N.C. Guard soldiers to return
By Staff and Wire
Published in News on December 22, 2004 2:07 PM
Around 250 National Guard soldiers based in Goldsboro will be returning home from Iraq soon, although the exact day is unknown.
The 230th Support Battalion is part of the 30th Heavy Separate Brigade, which sent nearly 5,000 soldiers to Iraq in February and March. About 3,400 brigade members from North Carolina and hundreds more from eight other states will come back from their deployment, said Maj. Robert Carver with the North Carolina National Guard.
Two of the battalion's units, the Charlie Medical Company and the Headquarters Company, are based in Goldsboro.
Carver said brigade members will return home starting next week.
"The whole brigade is coming home," Carver said. The news "really hasn't been something we could (talk about) or we could count on until the last 48 hours."
The first batch will come home by New Year's Day, with another group tentatively expected to return around Jan. 7, Carver said. The exact dates could be altered if military transportation provisions change.
About 200 brigade soldiers, most of them volunteers, will stay behind in Kuwait to load the unit's equipment onto ships and return by March, Carver said.
The 30th was one of the first major National Guard units to rotate into Iraq, providing relief for other troops in the country. Five members have been killed in action during the brigade deployment.
The brigade provided security and reconstruction help north and east of Baghdad.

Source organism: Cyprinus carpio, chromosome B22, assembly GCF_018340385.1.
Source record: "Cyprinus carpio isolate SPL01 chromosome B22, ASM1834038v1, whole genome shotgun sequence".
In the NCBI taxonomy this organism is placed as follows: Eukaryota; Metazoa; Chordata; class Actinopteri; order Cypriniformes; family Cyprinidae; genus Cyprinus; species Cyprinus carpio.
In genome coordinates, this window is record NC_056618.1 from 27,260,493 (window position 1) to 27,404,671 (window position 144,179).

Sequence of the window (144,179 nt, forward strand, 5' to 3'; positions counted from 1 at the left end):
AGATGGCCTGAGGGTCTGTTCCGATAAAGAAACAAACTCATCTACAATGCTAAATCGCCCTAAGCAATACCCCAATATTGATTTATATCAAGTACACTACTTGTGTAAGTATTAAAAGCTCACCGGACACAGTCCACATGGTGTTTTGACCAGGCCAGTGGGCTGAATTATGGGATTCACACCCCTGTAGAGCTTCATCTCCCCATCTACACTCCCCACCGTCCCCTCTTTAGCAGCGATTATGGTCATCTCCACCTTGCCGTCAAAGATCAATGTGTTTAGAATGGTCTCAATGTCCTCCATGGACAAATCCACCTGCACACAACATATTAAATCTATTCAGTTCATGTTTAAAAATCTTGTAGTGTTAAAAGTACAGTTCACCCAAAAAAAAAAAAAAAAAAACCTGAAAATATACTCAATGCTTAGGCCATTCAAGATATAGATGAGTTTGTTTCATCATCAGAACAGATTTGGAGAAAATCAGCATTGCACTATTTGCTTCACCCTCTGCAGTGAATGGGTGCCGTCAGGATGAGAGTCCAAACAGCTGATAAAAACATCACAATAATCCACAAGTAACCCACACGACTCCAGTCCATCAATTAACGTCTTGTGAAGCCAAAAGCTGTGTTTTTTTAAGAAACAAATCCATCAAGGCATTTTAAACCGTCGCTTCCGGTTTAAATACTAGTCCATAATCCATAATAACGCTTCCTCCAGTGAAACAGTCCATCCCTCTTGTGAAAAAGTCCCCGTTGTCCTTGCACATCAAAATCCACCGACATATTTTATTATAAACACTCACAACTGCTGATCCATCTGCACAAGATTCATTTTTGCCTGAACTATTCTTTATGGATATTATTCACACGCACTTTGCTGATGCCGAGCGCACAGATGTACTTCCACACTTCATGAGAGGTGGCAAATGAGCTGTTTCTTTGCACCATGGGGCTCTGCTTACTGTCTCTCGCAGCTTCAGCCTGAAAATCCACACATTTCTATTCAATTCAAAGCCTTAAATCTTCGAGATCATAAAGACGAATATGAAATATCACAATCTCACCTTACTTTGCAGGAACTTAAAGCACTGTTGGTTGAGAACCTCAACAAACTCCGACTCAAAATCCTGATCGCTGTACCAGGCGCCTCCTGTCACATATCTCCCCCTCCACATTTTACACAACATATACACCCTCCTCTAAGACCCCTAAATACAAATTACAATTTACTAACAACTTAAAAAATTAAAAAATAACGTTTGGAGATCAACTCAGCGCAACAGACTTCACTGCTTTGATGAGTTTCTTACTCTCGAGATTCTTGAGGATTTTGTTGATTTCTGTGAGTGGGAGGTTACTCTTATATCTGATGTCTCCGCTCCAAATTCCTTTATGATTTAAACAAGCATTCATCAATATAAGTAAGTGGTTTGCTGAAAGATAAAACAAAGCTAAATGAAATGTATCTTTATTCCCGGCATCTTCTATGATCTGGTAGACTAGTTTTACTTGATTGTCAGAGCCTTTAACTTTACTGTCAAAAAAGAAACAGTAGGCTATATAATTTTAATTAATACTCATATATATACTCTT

A guard unit from Tennessee is replacing the 30th brigade and has been in place for weeks.
The brigade was the first unit of its size from the North Carolina National Guard to be called to combat since World War II. Gen. Richard Myers, chairman of the Joint Chiefs of Staff, saw the soldiers off at a ceremony this past February at Fort Bragg.
Most 30th brigade members will arrive in North Carolina in flights to Pope Air Force Base. Ceremonies observing their return will be held at individual guard armories in January. A larger brigade-wide celebration will be held in the spring, Carver said.
The Clinton-headquartered 30th comprises units based at armories from Wilmington to Charlotte.
Between 1,000 and 2,000 North Carolina guard members from several other units will remain in Iraq, Carver said.
Tens of thousands of active-duty troops at Fort Bragg, Camp Lejeune and other North Carolina bases have served in Iraq and Afghanistan to fight the war on terror.
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